PET makes the move to everyday
By: Jane Lowers, Supplements editor
With CMS approval of FDG-PET for diagnosis and staging of lung, colon, and
selected other cancers, many early adopters of PET have their hands full. On the
horizon, however, are more advanced uses for PET that could entrench the
modality in the diagnosis and therapy of everything from neurodegenerative
disease to breast cancer.
This supplement to Diagnostic Imaging looks at PET's status from both sides:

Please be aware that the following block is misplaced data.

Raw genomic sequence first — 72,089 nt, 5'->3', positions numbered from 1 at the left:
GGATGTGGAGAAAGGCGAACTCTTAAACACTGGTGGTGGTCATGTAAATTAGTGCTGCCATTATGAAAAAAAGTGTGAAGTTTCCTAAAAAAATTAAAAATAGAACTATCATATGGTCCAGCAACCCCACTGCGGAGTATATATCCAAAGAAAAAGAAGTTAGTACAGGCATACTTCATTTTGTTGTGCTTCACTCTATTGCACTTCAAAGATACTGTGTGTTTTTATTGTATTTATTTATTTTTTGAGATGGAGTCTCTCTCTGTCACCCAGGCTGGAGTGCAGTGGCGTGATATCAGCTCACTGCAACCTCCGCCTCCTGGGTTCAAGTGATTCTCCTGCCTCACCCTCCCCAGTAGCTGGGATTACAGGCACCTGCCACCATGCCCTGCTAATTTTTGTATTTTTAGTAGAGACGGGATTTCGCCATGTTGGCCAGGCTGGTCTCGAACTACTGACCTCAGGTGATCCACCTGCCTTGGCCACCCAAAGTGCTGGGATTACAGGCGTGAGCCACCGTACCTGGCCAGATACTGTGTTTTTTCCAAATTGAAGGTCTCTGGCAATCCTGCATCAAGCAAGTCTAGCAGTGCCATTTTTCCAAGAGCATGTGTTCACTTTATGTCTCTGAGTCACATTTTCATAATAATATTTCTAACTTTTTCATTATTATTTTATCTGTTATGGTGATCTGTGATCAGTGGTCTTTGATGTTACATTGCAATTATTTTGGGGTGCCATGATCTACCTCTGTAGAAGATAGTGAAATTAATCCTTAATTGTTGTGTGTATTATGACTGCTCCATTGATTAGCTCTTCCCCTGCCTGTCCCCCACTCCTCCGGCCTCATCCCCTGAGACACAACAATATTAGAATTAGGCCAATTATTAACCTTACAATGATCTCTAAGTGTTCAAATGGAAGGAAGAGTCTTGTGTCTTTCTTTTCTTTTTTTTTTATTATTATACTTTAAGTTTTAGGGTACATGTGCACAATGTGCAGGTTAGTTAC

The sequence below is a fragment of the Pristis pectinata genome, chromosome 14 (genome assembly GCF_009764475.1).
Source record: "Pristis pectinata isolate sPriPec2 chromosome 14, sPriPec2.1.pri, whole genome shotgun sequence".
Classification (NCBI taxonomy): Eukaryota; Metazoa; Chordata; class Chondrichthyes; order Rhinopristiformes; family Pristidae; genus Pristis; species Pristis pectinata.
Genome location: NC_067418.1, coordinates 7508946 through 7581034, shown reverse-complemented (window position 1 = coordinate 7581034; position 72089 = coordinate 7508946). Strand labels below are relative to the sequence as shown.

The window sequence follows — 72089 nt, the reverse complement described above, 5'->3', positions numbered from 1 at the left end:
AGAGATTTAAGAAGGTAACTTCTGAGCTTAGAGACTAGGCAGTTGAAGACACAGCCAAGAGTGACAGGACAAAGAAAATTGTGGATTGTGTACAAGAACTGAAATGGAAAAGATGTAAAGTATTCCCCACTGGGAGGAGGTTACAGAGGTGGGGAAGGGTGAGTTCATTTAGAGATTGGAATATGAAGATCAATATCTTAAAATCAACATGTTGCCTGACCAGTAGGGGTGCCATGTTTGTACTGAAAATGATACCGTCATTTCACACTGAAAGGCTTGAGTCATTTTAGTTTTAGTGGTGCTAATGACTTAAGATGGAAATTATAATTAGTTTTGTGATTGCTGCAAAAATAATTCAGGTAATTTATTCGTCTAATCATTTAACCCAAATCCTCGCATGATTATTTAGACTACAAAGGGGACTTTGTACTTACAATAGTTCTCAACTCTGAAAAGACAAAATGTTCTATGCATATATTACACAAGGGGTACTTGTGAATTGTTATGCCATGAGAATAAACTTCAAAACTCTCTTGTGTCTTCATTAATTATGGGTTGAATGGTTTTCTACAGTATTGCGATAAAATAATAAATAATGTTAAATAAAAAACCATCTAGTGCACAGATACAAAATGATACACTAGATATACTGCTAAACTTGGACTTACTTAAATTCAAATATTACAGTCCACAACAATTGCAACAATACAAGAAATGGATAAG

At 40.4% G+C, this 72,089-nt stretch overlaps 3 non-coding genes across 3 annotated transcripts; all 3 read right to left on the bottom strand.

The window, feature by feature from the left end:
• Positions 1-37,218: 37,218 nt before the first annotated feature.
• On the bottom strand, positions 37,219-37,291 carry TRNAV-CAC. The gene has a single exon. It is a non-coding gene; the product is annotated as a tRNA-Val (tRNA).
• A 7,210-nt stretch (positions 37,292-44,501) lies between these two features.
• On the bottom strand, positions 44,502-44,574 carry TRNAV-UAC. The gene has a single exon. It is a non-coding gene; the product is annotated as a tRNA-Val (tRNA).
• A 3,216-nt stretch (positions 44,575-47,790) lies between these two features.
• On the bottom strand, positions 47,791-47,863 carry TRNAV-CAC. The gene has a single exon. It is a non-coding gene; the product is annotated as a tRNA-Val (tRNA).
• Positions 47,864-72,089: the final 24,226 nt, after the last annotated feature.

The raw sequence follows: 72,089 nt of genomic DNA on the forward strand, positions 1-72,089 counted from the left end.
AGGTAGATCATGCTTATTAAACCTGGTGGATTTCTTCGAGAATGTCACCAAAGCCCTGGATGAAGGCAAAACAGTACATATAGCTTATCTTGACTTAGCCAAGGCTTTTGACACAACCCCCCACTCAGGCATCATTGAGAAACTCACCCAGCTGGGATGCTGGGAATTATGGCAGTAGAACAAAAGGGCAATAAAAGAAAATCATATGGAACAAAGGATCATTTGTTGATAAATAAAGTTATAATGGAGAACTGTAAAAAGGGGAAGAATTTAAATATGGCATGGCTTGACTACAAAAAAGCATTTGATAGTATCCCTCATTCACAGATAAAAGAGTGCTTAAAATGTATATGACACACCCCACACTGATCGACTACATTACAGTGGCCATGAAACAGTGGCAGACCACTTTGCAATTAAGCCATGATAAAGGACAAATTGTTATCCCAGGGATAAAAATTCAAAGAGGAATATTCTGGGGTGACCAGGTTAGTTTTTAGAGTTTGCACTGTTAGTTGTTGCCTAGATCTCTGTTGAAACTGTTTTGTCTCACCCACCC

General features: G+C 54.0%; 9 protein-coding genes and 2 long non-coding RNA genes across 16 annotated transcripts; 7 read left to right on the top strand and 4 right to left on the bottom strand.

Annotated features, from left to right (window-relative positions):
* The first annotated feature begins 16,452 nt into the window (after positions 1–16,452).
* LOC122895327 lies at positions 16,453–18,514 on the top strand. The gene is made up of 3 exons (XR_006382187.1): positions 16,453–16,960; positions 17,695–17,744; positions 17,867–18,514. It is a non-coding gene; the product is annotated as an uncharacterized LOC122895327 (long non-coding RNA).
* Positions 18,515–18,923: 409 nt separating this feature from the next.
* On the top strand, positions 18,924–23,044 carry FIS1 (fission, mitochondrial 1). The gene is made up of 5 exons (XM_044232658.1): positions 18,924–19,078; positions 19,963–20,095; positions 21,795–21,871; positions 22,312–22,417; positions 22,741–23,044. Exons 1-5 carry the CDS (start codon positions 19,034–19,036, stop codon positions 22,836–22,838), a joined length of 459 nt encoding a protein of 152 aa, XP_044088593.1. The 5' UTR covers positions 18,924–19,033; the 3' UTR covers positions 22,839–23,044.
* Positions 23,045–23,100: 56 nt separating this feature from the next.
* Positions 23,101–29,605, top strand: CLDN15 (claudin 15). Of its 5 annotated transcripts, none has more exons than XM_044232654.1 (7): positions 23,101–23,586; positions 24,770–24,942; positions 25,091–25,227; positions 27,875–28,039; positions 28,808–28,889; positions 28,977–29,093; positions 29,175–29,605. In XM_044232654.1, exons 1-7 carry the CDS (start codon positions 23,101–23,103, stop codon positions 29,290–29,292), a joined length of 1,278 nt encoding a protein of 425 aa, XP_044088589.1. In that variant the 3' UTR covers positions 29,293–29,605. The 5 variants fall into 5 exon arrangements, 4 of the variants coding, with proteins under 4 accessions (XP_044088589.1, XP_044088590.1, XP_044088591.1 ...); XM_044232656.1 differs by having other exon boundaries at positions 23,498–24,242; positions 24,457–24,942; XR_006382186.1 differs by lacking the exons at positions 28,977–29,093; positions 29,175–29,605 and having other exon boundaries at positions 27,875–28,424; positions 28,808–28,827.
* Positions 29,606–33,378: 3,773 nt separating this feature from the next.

the clinical advances that move beyond standard FDG applications and the
economic factors that PET facilities must consider when building their practice
around a new PET or PET/CT fusion scanner.
Dr. Harry Agress discusses the mechanics of opening and running a PET center
from hospital administrator buy-in to patient flow and generation of referrals.
A number of new users of PET/CT fusion equipment discuss the economic
practicalities of incorporating the new technology into an existing practice.
While the workload of both types of scanners is built around FDG, imagers may
need to expand their repertoire soon: As reports on breast cancer and
Alzheimer's disease imaging indicate, new tracers may soon blur the line between
imaging and treatment.